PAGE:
Figures from ATTOM Data Solutions show that we had 9.1 million equity rich property owners at the end of 2013 – “equity rich” meaning that equity represented at least 50% of a home’s fair market value. By the first quarter of this year, the number of equity rich households totaled 14.4 million, a 58% increase.

Senior home equity reached a record $7.14 trillion in the first quarter according to the National Reverse Mortgage Lenders Association. Equity is growing because home values in most markets are increasing. What isn’t growing is the use of reverse mortgages. HUD figures show there were 112,154 FHA Home Equity Conversion Mortgages (HECMs) originated in FY2008. A decade later, originations fell to 48,359.

“Approximately 10 million consumers are expected to originate a home equity line of credit (HELOC) between 2018 and 2022,” said TransUnion in 2017. “This would more than double the 4.8 million HELOCs originated in the previous five-year period (2012-2016).” What actually has happened is that the number of HELOC accounts has been declining since 2008.

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FEATURED ARTICLE: The New Path Toward Tomorrow's Real Estate Profits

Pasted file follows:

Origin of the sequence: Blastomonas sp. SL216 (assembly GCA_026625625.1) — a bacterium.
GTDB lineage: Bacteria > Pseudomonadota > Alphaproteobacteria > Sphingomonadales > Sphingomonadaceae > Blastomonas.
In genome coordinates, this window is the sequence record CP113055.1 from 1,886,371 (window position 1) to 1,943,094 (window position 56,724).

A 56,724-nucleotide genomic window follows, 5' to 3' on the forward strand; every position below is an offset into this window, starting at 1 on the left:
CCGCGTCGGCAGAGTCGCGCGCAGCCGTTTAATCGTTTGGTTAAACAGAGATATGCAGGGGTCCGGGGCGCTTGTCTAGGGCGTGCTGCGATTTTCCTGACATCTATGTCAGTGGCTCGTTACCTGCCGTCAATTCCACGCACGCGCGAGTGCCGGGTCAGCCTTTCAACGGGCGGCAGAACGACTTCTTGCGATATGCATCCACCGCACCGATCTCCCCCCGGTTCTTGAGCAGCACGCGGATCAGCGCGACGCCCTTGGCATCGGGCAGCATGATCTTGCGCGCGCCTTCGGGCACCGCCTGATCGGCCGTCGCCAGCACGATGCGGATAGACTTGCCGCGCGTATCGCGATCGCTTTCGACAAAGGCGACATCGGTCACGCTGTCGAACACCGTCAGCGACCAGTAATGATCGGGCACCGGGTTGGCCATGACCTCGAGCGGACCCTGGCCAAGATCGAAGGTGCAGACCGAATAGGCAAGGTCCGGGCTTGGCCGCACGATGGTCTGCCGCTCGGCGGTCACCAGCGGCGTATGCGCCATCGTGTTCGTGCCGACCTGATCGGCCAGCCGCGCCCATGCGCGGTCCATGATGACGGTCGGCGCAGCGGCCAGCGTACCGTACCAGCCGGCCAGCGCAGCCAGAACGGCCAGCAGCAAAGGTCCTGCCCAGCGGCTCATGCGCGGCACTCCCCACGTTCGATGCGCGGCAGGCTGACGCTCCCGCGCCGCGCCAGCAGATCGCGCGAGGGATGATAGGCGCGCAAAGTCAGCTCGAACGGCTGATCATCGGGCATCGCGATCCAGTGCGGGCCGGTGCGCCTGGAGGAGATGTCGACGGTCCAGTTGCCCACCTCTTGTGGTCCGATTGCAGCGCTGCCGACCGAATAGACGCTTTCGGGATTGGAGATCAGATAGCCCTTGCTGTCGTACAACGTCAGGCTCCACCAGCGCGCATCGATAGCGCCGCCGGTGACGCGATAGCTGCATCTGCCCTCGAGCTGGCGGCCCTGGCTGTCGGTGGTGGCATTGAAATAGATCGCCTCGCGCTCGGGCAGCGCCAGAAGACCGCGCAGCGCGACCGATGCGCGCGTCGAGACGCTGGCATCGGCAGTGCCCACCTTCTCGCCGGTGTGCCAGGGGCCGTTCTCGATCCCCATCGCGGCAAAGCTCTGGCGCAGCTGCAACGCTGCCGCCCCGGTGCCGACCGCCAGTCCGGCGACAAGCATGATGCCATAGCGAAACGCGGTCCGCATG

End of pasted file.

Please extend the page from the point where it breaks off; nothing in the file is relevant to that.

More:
Perhaps most amazingly, the National Association of Realtors reported that in May the median existing home prices reached $277,700, “the 87th straight month of year-over-year gains.” With such consistent price increases surely housing debt must have increased, right? No. According to the Federal Reserve Bank of New York, housing debt reached $9.65 trillion. That’s less than the housing debt outstanding in 2008! But why is it that homeowners are not, as the expression goes, “putting their equity to work”? “It’s probably not one thing in particular,” says Clear Capital. “Interest rate movements, tax law changes, lender restrictions, and an upcoming election year may be to blame. Consumers could be leaning toward the security of fixed-rate home equity loans over the unpredictability of adjust- able-rate HELOCs. And there may be another, simpler explanation: Consumers are still feeling the emotions, experiences, and im- pacts from the Great Recession, and are wary of taking on debt linked to their homes.” Part of the reason for the fall-off in borrower demand is that many consumers are more interested in experiences rather than stuff. “Experiences become a part of our identity,” explains Dr. Travis Bradberry, writing for The Huffing- ton Post. “We are not our posses- sions, but we are the accumula- tion of everything we’ve seen, the